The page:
The tree at Rockefeller Center in the heart of the holiday hullabaloo, smack dab in the middle of New York City, is iconic, surrounded by skaters, chocolate shops, ornamental angels lit up and in formation, and plenty of tourists who swarm the area to see the Norway Spruce that's delivered to the site about three weeks before Thanksgiving.
The Rockefeller Center tree may be iconic, but live trees are still popular. Getting them from a tree farm or other grower's site to the inside setting of your home, is an interesting and challenging journey.
Winter celebrations at the Rockefeller Center, including a skating rink and a Christmas Tree.
In 2017, the New York Times reported on the journey of a Christmas Tree. They described the supply chain as one where the tree had been “hacked, hauled and hawked across a supply chain in flux” making its journey across some 1000 miles.
It originated in Nova Scotia, Canada on a tree farm that cuts and ships about 3,000 trees per year. Its supply chain is somewhat disorganized, beginning with chainsaw hacking and packing a variety of trees. The trees then travel on a small conveyor from a flat-bed out on Silver's Farm, a family owned and run operation that goes back nearly two hundred years. They are then transferred onto a truck for transport to New York. At the time, a load cost about $3,800 but was expected to rise in cost.
The trucking firm is a small independent one, based in Nova Scotia, that earns over $6 million in revenue simply transporting Christmas trees. They travel through some treacherous Canadian and New England weather. Despite this, they successfully make the trip. They arrive at the Greenpoint tree lot in Queens, New York, and ultimately one of the trees at least made it into the house of a family in Ridgewood, Queens, New York as outlined in the article above. The tree was up, decorated, and enjoyed, without anyone really knowing the quiet, long, cold, and the somewhat wet journey that tree made.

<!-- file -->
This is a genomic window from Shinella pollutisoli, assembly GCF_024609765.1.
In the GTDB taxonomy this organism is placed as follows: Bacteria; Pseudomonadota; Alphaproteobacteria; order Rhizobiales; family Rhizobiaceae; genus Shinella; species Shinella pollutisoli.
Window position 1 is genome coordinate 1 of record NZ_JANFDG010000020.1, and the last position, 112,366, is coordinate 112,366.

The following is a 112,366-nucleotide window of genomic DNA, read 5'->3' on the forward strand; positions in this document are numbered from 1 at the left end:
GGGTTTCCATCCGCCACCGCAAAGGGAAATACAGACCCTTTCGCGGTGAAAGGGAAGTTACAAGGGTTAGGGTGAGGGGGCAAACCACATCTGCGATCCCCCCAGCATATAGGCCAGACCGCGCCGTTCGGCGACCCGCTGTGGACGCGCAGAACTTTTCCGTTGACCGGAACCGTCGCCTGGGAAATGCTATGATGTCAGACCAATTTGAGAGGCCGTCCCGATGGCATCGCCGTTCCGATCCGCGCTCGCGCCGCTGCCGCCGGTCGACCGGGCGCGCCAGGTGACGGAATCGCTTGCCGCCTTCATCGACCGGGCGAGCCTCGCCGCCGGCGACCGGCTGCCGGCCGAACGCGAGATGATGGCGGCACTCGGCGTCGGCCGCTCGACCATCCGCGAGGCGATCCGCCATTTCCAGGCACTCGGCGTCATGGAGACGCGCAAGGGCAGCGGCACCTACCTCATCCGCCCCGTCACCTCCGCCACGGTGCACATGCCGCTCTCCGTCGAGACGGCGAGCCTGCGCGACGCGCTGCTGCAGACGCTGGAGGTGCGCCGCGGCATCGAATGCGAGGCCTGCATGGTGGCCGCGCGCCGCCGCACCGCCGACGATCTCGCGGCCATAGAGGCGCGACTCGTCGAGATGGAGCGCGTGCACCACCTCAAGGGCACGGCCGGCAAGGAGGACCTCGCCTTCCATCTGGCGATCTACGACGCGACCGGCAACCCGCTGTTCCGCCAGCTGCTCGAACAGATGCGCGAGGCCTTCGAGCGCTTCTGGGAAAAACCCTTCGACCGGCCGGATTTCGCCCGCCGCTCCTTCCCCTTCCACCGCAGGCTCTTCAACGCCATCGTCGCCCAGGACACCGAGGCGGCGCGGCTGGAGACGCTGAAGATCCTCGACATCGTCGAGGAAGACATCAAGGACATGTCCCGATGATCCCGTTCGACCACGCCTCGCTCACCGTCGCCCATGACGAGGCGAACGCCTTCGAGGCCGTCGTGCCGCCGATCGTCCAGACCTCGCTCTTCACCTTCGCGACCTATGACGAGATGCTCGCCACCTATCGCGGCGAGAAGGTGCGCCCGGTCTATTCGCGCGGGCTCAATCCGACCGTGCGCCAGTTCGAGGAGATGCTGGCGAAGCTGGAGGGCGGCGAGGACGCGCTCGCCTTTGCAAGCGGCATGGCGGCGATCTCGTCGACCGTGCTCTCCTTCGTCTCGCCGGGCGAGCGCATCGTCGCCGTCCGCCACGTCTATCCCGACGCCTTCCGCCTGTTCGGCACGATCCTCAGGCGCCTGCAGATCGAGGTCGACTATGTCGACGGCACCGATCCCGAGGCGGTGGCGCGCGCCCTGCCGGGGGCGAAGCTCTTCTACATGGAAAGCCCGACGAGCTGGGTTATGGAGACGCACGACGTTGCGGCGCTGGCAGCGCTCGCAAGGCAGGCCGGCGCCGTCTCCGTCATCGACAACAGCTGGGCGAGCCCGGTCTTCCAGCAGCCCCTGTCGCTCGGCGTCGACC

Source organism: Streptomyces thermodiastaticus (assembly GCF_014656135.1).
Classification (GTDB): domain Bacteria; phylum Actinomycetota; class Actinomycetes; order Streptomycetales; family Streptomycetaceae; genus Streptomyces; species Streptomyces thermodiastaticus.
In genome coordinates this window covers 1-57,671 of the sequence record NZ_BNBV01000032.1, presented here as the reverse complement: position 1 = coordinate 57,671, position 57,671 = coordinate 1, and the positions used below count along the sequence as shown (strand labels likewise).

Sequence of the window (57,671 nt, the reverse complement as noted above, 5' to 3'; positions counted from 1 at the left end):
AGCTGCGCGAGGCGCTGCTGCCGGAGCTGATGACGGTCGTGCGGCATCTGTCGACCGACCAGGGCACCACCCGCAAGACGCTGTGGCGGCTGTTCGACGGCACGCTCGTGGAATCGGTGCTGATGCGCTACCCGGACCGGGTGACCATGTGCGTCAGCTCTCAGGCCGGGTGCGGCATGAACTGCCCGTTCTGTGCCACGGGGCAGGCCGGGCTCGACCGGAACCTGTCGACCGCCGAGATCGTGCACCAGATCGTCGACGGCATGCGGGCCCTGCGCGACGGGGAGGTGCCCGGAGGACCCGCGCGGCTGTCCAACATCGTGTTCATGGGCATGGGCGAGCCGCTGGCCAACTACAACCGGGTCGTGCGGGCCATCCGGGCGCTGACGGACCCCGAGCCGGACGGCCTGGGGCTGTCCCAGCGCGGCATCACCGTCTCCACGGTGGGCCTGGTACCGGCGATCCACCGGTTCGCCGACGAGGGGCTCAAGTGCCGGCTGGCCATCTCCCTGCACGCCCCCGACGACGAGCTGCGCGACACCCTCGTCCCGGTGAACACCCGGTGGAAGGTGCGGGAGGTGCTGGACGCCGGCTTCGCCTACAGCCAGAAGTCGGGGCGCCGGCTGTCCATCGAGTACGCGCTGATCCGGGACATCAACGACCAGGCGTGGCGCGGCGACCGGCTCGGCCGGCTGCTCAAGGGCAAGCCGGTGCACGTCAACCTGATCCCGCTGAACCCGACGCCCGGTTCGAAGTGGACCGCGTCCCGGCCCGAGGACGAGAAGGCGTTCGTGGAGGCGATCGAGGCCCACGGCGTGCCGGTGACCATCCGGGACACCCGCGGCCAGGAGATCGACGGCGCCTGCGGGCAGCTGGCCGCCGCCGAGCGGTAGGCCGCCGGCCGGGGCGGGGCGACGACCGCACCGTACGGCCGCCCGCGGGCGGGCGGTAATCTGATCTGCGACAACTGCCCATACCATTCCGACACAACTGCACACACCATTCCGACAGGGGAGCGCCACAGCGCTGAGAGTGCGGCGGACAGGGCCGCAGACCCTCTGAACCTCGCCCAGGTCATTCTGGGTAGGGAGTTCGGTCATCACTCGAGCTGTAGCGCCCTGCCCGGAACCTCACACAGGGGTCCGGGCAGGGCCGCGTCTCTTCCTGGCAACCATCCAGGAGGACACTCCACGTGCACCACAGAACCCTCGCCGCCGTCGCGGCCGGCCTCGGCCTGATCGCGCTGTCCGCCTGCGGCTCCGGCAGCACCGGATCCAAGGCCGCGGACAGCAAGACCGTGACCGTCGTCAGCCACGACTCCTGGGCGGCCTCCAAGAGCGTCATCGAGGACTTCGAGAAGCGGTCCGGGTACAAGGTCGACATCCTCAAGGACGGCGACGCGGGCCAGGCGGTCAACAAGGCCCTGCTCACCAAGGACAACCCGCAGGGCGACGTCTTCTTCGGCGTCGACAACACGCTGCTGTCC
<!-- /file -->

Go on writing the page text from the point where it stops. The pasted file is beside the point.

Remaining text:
As stated by PLS Logistics Services, approximately 25-30 million trees are sold across the United States and placed in homes each year. According to their data, there are 15,000 specialized farms for growing Christmas trees based in every state, and most are located in the Northern States, such as Oregon, North Carolina, Michigan, Wisconsin, Washington, New York, and Virginia.
There are many different names for Christmas trees are of many different species: fir, pine, spruce, cypress, and cedar.
The National Christmas Tree Association reports that 32.8 million real Christmas trees were purchased in 2018, with consumers paying, on average, $78 for a real tree in 2018. 23.6 million new fake trees were purchased in 2018; on average the survey participants reported they paid $104 for a new fake tree in 2018. But 27.4 million real Christmas trees were purchased in 2017 - about a 20% rise over previous years.
Guess who's getting into the Christmas tree market? It should come as no surprise that Amazon is entering the market. They'll sell you a live tree, to be delivered in two days, that was cut within the past 10 days. And, you'll have your choice - Fraser Fir, Douglas Fir, Black Hills Spruce and Norfolk Island Pines, ranging from 2 to 7 feet tall.
The market for Christmas trees is fairly rough and tumble, but it's more complex and streamlined than you'd think. Not only does demand need to be accurately forecasted, but the delivery cost is likely one of the highest operational costs to its final selling price.
In spite of the proliferation of fake tree technology, live trees are - alive and well - and will probably always will be. Getting such live trees from a tree farm to your living room will always require an agile supply chain that is ready to deliver the goods on time, or at least just in time for Christmas.
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